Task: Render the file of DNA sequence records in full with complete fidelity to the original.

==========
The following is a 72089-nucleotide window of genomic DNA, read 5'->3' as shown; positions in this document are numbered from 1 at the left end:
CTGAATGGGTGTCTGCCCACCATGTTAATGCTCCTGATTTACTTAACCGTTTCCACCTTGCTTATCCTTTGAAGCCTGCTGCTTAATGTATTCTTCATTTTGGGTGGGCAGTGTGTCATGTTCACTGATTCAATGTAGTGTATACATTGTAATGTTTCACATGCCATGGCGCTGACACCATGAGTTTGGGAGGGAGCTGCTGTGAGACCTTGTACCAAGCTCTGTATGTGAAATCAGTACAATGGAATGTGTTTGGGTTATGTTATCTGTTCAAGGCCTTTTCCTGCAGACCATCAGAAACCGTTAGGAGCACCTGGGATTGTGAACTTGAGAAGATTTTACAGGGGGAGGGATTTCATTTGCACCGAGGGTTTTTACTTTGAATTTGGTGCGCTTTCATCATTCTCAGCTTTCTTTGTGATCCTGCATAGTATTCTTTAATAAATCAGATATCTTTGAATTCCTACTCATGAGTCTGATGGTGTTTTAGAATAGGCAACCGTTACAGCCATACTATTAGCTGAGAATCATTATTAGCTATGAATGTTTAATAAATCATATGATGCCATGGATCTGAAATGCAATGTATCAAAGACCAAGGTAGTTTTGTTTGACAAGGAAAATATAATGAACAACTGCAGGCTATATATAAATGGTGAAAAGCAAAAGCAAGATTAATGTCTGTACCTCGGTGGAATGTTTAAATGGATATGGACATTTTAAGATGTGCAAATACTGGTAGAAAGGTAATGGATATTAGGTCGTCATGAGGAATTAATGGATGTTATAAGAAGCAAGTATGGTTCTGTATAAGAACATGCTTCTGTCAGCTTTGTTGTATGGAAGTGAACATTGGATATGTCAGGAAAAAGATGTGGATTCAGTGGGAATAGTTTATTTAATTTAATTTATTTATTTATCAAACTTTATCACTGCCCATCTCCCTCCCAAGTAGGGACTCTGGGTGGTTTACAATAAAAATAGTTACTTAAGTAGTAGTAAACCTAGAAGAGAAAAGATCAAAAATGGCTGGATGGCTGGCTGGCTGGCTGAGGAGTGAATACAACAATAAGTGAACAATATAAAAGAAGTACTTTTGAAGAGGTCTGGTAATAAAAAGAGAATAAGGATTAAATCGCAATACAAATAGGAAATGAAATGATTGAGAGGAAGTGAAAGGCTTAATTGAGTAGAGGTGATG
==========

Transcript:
The following is a 72089-nucleotide window of genomic DNA, read 5'->3' as shown; positions in this document are numbered from 1 at the left end:
CTGAATGGGTGTCTGCCCACCATGTTAATGCTCCTGATTTACTTAACCGTTTCCACCTTGCTTATCCTTTGAAGCCTGCTGCTTAATGTATTCTTCATTTTGGGTGGGCAGTGTGTCATGTTCACTGATTCAATGTAGTGTATACATTGTAATGTTTCACATGCCATGGCGCTGACACCATGAGTTTGGGAGGGAGCTGCTGTGAGACCTTGTACCAAGCTCTGTATGTGAAATCAGTACAATGGAATGTGTTTGGGTTATGTTATCTGTTCAAGGCCTTTTCCTGCAGACCATCAGAAACCGTTAGGAGCACCTGGGATTGTGAACTTGAGAAGATTTTACAGGGGGAGGGATTTCATTTGCACCGAGGGTTTTTACTTTGAATTTGGTGCGCTTTCATCATTCTCAGCTTTCTTTGTGATCCTGCATAGTATTCTTTAATAAATCAGATATCTTTGAATTCCTACTCATGAGTCTGATGGTGTTTTAGAATAGGCAACCGTTACAGCCATACTATTAGCTGAGAATCATTATTAGCTATGAATGTTTAATAAATCATATGATGCCATGGATCTGAAATGCAATGTATCAAAGACCAAGGTAGTTTTGTTTGACAAGGAAAATATAATGAACAACTGCAGGCTATATATAAATGGTGAAAAGCAAAAGCAAGATTAATGTCTGTACCTCGGTGGAATGTTTAAATGGATATGGACATTTTAAGATGTGCAAATACTGGTAGAAAGGTAATGGATATTAGGTCGTCATGAGGAATTAATGGATGTTATAAGAAGCAAGTATGGTTCTGTATAAGAACATGCTTCTGTCAGCTTTGTTGTATGGAAGTGAACATTGGATATGTCAGGAAAAAGATGTGGATTCAGTGGGAATAGTTTATTTAATTTAATTTATTTATTTATCAAACTTTATCACTGCCCATCTCCCTCCCAAGTAGGGACTCTGGGTGGTTTACAATAAAAATAGTTACTTAAGTAGTAGTAAACCTAGAAGAGAAAAGATCAAAAATGGCTGGATGGCTGGCTGGCTGGCTGAGGAGTGAATACAACAATAAGTGAACAATATAAAAGAAGTACTTTTGAAGAGGTCTGGTAATAAAAAGAGAATAAGGATTAAATCGCAATACAAATAGGAAATGAAATGATTGAGAGGAAGTGAAAGGCTTAATTGAGTAGAGGTGATG